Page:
Invigorated, we move into the dining room for breakfast—there’s hot porridge and stewed fruits on the stove, local breads for toast, homemade muesli and a wide range of teas. Sitting with us at the table, Paul lets us know that today there’ll be a shiatsu seated massage class taught by a local therapist. Additionally, some of the retreaters have booked massages with another visiting therapist at an extra cost, and will enjoy those during the day when we are in class or on siesta after lunch.
While the retreat is scheduled, Paul encourages us to rest in the afternoon, to take advantage of the sofas in the lounge room or out on the deck, which has a combustion wood heater for cool weather. While others borrow a book from the retreat’s collection or get some shut-eye in a hammock perched on the escarpment, I take a walk down to the billabong. Sitting in the open-air yurt by the water, I am captivated by the sights and sounds. Ducks glide by, small birds flutter in and out of the native bushes and frogs can be heard in the distance.
Given its setting and purpose, Billabong Retreat is an eco-friendly operation with solar power and conservation methods in place—guests are encouraged to be mindful of energy and water use, and to put food scraps from meals in a kitchen bin reserved for compost. Tory and Paul grow a wide range of herbs on the 12-acre property and have plans for a large vegetable garden to supply the kitchen’s needs.
Mindful of sustainability, Tory sources locally grown food such as fruit and vegetables, free-range organic eggs and honey. Inspired by Ayurvedic concepts and wholefood philosophy, she focuses on providing tempting vegetarian fare.
“I love for people to feel nourished when they leave here. I used to see a lot of faces a little wary about what they were going to get to eat. Maybe they’re a little scared of what they’re going to be given on a yoga retreat, and think it’s going to be light meals, but it’s definitely not like that. I make really healthy afternoon tea, fruit is always on offer and I serve up a nice pudding after dinner,” she says.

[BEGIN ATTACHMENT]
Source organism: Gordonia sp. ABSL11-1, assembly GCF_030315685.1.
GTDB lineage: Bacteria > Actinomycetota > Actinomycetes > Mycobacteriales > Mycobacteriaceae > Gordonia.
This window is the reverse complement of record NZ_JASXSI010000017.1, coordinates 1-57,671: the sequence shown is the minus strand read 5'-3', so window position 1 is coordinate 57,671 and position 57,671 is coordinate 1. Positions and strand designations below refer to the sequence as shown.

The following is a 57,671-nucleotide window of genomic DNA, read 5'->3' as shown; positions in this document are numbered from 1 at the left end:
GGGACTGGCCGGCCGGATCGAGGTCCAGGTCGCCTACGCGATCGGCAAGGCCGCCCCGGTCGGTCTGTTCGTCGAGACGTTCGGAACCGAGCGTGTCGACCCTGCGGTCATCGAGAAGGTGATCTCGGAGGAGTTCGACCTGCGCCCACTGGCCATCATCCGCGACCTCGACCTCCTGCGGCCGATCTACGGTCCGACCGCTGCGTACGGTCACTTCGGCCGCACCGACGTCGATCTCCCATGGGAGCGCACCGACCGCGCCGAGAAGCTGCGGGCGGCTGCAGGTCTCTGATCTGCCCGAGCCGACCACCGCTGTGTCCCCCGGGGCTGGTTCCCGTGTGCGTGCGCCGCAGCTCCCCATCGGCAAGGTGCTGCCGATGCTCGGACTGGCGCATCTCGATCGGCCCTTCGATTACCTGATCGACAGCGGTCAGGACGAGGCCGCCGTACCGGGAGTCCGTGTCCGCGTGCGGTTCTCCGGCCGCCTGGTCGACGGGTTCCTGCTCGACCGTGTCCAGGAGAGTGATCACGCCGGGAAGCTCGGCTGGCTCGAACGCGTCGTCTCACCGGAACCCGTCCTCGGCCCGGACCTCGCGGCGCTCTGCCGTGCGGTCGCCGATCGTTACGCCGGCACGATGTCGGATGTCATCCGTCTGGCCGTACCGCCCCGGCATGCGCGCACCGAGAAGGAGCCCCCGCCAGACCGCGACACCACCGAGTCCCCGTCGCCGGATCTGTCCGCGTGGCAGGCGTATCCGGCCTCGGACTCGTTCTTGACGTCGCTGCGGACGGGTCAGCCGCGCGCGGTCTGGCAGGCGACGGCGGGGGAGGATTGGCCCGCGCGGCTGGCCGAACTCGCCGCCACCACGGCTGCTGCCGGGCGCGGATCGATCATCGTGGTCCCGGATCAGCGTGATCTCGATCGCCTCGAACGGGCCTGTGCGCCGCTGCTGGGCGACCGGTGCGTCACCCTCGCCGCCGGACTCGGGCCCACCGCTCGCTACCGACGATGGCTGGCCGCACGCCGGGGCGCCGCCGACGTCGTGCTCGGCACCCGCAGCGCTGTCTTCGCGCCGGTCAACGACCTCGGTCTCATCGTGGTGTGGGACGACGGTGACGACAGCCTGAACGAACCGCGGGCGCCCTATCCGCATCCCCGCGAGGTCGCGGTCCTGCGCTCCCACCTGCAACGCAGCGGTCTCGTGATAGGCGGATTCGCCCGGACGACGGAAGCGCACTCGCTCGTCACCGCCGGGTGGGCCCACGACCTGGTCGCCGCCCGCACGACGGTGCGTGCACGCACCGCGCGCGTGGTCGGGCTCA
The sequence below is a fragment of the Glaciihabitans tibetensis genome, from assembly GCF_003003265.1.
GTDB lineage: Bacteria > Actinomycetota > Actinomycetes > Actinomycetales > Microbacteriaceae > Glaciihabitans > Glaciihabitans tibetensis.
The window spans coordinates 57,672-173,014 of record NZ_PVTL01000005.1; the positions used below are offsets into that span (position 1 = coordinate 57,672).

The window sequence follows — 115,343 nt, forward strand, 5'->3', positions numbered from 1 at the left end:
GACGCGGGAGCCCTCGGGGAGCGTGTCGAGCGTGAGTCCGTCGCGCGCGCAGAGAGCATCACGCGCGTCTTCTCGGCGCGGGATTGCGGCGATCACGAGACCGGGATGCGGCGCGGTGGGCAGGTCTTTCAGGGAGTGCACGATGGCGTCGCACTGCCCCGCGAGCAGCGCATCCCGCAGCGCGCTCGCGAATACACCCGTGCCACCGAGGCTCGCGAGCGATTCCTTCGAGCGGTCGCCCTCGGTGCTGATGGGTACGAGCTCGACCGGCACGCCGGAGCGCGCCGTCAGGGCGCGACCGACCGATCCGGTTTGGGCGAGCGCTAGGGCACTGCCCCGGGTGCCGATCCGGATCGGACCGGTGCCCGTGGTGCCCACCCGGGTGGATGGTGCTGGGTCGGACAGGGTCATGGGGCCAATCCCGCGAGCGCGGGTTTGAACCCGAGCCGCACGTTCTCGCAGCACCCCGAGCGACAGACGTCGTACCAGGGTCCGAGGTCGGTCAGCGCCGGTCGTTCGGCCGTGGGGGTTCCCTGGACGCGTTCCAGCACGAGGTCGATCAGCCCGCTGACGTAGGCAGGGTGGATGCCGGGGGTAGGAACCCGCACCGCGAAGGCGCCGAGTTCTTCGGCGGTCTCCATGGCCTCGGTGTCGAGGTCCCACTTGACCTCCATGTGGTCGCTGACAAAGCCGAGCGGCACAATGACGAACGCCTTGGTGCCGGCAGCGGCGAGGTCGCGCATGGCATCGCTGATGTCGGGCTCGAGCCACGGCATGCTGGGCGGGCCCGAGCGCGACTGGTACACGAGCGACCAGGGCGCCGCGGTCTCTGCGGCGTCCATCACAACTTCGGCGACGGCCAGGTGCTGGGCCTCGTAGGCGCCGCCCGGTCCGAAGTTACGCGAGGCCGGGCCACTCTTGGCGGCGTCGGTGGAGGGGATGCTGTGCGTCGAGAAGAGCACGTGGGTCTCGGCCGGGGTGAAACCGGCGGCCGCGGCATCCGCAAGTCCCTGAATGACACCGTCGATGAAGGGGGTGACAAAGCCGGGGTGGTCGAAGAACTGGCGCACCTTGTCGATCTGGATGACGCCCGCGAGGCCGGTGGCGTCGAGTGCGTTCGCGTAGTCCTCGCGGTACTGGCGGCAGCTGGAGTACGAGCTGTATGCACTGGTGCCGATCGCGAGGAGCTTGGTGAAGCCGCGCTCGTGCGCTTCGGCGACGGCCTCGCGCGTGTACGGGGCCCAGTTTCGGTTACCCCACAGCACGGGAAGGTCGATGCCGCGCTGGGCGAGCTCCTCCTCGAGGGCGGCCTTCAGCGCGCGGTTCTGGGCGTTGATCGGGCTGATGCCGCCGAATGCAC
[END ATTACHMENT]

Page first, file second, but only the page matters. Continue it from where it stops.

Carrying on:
She avoids processed sugars and instead uses rice syrup or guava syrup for sweetening desserts. “I also use lots of spices and herbs, good oils such as rice bran and sesame, and unusual grains. It’s definitely about cutting-edge ways of cooking and how you can use food to heal,” says Tory.
On the last day of the retreat, our morning class is a special one. Paul reveals that over the past few lessons he has been gradually teaching us the poses that make up a seven-minute practice that we can do at home and easily fit into our daily routine. Paul was inspired by US-based yoga teacher Mark Whitwell, who developed a seven-minute yoga practice (available as a smartphone app) after asking his students how much time they could realistically devote to yoga each day. For the next hour, we practice Paul’s sequence repeatedly, ingraining the postures in our muscle memory, each time Paul giving less instruction so that we learn to become mindful yogis, and thankfully not what he calls “yoga robots”.
Molly Furzer stayed as a guest at Billabong Retreat.
Billabong Retreat is an easy 50-minute drive north-west of the centre of Sydney. You can also take the train to Vineyard or the bus to Rouse Hill and arrange for Paul von Bergen to pick you up for a small cost.
Mid-week retreats with Paul von Bergen are held regularly. The cost for a two-night retreat is $399, which includes morning and evening yoga classes, all food and accommodation. Yoga schools, meditation groups and other modalities also hold retreats at Billabong Retreat. Check the website for a calendar of events; www.billabongretreat.com.au.
Massages can be booked for on-site; make an inquiry when booking your retreat.